The Art of Mosaic with Anisa Sharif


Anisa Sharif:  I fell in love with mosaicing about 10 years ago. One of the many things that I do in the community apart from sport, working at schools, Eid activities, supporting mosques, has been to run some workshops that enable people from different cultures and faiths to come together and be united through the beauty of mosaic.

I'm a self-taught artist. I haven't learned from anyone professionally. And in fact, my very first mosaic was just after the tsunami and it was a memorial to everybody who had passed away. 

Hi, my name is Anisa Sharif. I'm an Australian Muslim. I've worked with the Australian Federal Police for three years. We work with cultural and linguistically diverse communities. I have a terrific passion for Islamic art and it has been a huge influence in my life. 

It's actually believed that the very first person who discovered coloured glass was a Muslim brother called Ibn Firnas. So it was actually Muslims who built the very first stained glass factory for the Christians. 

And the Christians took the stained glass and began to make beautiful, inspiring stained glass windows. But Muslims focused more on the use of tile. And their tiles became more and more decorative. Before someone can pray they must do wudu, which means that they must cleanse themselves and be clean before they can enter the mosque. So in many of the oldest mosques in the world there will be fountains outside and the fountains will have beautiful decorative tiles and clean running water where people can wash themselves before they enter. 

As a result of this most really large mosques in the world now have beautiful fountains and amazing ponds filled with crystal clear water. So there is a great affiliation between water and Islamic tiles. I like to use old Islamic tiles that are broken and that have been discarded and make water ponds. For me there is a tremendous beauty in seeing a pond with Islamic tile in it, and the water. And the connection of being clean before you pray to God and just the sense of purity that comes with the beauty that is water.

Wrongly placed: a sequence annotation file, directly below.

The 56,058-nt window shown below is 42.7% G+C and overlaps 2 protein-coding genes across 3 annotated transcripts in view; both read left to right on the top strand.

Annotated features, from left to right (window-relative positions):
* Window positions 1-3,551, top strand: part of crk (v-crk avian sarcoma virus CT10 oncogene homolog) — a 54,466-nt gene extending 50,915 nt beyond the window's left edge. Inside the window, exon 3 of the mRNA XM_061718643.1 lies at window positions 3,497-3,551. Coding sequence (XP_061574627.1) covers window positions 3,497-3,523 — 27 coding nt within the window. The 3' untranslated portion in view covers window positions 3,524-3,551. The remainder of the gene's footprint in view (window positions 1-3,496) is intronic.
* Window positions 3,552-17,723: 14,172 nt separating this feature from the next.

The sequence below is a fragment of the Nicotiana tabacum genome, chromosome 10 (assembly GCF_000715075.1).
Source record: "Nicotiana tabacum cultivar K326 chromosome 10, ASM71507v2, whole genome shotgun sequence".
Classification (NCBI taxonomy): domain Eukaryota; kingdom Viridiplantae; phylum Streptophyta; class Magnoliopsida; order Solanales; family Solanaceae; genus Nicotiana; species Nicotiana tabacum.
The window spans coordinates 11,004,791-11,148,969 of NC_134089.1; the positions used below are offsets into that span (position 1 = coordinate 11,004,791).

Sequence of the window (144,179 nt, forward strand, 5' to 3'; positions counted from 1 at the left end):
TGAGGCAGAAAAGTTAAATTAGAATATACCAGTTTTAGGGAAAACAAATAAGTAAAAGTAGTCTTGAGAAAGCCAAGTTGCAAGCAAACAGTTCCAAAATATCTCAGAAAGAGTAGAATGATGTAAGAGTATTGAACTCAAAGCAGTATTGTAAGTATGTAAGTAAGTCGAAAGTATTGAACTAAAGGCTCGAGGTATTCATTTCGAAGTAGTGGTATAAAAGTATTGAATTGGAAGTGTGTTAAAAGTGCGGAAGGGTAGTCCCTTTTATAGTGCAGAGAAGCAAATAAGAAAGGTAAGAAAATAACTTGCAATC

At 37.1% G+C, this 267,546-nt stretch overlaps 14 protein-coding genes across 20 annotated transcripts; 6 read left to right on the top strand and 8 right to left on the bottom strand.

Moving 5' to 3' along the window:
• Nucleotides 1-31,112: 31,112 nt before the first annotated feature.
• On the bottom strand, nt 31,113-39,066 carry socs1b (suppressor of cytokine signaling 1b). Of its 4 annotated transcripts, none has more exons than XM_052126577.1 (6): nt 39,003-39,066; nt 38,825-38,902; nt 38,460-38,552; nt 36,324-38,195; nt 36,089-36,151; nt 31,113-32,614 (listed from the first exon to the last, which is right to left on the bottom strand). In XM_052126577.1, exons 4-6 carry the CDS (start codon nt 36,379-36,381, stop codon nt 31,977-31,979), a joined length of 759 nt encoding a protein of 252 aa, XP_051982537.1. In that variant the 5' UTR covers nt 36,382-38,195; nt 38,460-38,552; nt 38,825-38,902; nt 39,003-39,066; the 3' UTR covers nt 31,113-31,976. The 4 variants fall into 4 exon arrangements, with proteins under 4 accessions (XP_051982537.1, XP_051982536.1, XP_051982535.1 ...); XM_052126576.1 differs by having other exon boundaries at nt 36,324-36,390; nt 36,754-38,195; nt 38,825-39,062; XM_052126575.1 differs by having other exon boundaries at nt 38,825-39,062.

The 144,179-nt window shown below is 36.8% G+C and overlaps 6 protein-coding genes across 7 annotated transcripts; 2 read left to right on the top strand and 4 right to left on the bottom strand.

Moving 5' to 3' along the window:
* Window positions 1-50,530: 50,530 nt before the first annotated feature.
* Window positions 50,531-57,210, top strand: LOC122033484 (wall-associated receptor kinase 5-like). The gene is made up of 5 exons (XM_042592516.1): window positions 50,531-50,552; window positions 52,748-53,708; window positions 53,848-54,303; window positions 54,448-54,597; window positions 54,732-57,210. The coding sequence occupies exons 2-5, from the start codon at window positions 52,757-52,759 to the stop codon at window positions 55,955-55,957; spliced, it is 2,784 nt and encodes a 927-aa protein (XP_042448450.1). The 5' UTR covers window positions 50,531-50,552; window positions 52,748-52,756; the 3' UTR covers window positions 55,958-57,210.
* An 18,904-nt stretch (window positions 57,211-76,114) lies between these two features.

The use of the tree of life, not only in the Islamic faith but in all religions, has been continuous since the dawn of mankind. It seems to be an ongoing belief that the tree of life very much represents not only the journey of mankind but many nations, one humanity, the differences of so many colours in humanity. It also talks about the grounding of faith, reaching up into the heavens. 

One of the main reasons that I really like to inspire young people to become more involved with Islamic art is if you walk into any place of worship anywhere in the globe and it's stunning, the first thing that you will say is, oh my God. And those three words straightaway inspire you to think of the Creator. 

If someone is interested in learning how to mosaic, you can actually buy small cut glass mosaic tiles. If you've decided that you wanted to make some shapes with these, you can buy these barrel cutters and you can just snip them in half. The boxes come in sizes and shapes like this but you can also get smaller versions of the tiles. 

Getting more advanced, you can use a glass cutter. They have a small roller head which is a bit like a pizza cutter. You know how a pizza cutter has a big roller. So they're not sharp to work with and they don't actually cut the glass. They actually score the glass, which means they put a line in the glass, a scratch, which compromises the surface integrity of the glass. So once the score line is there you can then snap the glass. 

I've also found that working with crockery is great. If you have a piece of crockery that has tremendous sentimental value, might have been your grandmother's or your mother, and all you've got left is one piece and you can't use it anymore-- they are fantastic to work with and a lot of fun. And you can also just cut those with that. You can use a hammer but I still recommend that you use the cutters. They're so much safer. 

A lot of people are actually now gluing the tea cups to the saucers and attaching a stand and sitting them in their garden. And there's a lot of people now really becoming very sentimental and using those types of things in their gardens. It's a lot of fun for the kids as well. So for me, I really want young people to think about decorating places of worship. And also continuing on with the legacy that's been left with all of the ancient artisans who in many cases were uneducated and worked tirelessly, very long days, decorating places of worship so that hundreds of years later we still walk into those places now and say, oh my God. 

About this Video

Mosaic artist Anisa Sharif talks about her art and its place in Islamic culture.
Length: 5:14